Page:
The Malta Independent 24 June 2019, Monday

Corinthia silent on number of towers it will build, but says it will be fewer than 12

Rachel Attard Sunday, 20 January 2019, 08:30 Last update: about 5 months ago

The Corinthia Hotel Group has remained mum on the number of towers its proposed development in St George's Bay will have, but says it is less than 12.

The development has come under the spotlight, with many people concerned that it will result in more towers and dense massing, much like the db Group's neighbouring site.

MaltaToday had recently reported that a draft master plan includes a total of 12 blocks ranging from eight to 21 floors, with visuals accompanying the article. In response, however, the owners of the Corinthia hotel group, Island Hotel Investments (IHI), described the visuals as fictitious and misleading, saying that the only architectural plans available as yet relate to Phase One of the project.

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IHI said that the aim of the first phase is to develop the Corinthia Hotel, which will include two luxury services residential blocks, with the highest having  15 floors. The group argued that what will happen beyond this point depends on many factors.

It added that certain visuals have been published presenting several high-rise buildings crammed next to each another on the St George's peninsula. "These visuals are not ours and we consider them to be misleading. They certainly do not represent our plans, or our track record in developing landmark, balanced projects in Malta and overseas. They cannot therefore serve as a reference for an informed debate."

This newsroom subsequently sent a number of questions to Corinthia, asking it to specify in what way the images were misleading, whether they intended to build 12 towers and, if not, how many they did intend to construct and to confirm whether some of the towers would be 18-storeys high.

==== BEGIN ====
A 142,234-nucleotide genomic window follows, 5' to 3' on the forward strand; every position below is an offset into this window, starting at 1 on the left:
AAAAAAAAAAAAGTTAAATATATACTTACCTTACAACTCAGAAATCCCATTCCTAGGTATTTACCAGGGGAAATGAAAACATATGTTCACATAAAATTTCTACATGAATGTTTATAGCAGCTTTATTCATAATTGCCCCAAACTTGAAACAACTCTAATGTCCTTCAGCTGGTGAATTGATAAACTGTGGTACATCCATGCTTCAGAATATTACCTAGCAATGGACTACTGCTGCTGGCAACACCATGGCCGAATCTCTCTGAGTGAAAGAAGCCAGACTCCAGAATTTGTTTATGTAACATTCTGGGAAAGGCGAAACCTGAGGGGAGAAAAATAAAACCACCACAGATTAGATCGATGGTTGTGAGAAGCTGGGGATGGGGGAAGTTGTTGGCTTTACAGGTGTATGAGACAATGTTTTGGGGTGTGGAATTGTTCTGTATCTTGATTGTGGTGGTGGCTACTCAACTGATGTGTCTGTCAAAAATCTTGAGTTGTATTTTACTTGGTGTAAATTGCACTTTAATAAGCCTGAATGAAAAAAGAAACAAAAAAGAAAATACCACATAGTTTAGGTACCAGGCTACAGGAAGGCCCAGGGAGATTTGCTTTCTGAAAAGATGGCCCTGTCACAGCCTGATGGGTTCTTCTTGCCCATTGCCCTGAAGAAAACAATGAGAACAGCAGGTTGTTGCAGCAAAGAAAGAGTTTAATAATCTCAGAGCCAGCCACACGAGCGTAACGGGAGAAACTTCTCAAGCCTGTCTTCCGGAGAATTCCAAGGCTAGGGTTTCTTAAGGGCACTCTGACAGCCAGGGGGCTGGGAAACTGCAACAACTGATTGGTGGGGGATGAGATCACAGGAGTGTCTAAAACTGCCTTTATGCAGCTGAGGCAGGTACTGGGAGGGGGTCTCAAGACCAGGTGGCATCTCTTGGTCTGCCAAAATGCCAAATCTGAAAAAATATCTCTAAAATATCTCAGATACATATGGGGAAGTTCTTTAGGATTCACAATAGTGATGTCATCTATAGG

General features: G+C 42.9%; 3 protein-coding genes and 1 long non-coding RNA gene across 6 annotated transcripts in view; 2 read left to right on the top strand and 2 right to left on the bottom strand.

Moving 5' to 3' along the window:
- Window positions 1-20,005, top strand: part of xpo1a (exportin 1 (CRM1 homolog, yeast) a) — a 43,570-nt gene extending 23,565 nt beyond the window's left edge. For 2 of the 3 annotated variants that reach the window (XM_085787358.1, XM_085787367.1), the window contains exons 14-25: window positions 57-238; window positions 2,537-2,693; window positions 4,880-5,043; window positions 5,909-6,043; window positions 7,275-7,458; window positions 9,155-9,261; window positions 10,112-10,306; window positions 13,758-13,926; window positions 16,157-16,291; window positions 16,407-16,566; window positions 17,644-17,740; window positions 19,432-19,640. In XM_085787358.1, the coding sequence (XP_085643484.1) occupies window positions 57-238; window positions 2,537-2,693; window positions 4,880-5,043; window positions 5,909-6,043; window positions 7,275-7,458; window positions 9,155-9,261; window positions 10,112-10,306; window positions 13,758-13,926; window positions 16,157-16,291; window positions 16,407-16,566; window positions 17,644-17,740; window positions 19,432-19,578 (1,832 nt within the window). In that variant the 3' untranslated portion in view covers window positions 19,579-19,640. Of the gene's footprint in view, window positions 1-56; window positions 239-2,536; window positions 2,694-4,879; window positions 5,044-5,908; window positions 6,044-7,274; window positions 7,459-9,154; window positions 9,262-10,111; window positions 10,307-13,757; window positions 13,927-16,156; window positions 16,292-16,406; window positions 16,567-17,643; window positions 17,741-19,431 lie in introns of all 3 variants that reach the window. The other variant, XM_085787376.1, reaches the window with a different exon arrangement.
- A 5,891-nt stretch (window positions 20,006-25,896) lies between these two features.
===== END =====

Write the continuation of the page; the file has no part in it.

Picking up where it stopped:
In response, a spokesperson said: "We have no plans to develop 12 towers, hence why the publicly shared visuals prepared by third parties are incorrect and misleading. Besides, these visuals give absolutely no regard to design detail, landscaping or heights that are commensurate to a six-star development.

"As we have stated on other occasions, the draft master plan presented in certain newspapers in recent days is an outdated working volume study document, one of many which were prepared over several years in anticipation of a draft agreement being proposed. Currently, the company only has plans to redevelop the Corinthia Hotel into Malta's foremost luxury property and two luxury serviced residential blocks over a maximum 15 floors, located on land between the existing Corinthia and Radisson Hotels.

"Our commitment to ensure that the majority of our land plot remains open and landscaped stands, as this is cardinal in achieving a sense of true luxury. The maximum volumes for residential and commercial property indicated in our draft agreement with government is capped at 100,000m2. The volumes that the authorities will ultimately permit, in adherence to all applicable planning processes, will ultimately be implemented in accordance with the stated philosophy of open spaces, low density and a standard of luxury. These volumes are more than comfortably accommodated on the overall land plot in the location of the current Marina and Radisson Hotels, within reasonable heights, and in far fewer buildings than the suggested 12 towers and always within the mentioned principles.

"Anything further is simply speculation that is contradictory to what has been stated. We reiterate that our ambition is, to above all, maintain a balanced, holistic environment," said the spokesperson.

This newsroom then sent follow-up questions, given that answers with regard to the total planned number of towers was not forthcoming. In addition, Corinthia was also asked about their statement that the towers will be of 'reasonable height', and whether they are denying that some of the towers would be around 18-storeys high and to provide the heights. They were also asked why the group was not releasing visuals of what it actually plans on doing in all its construction phases.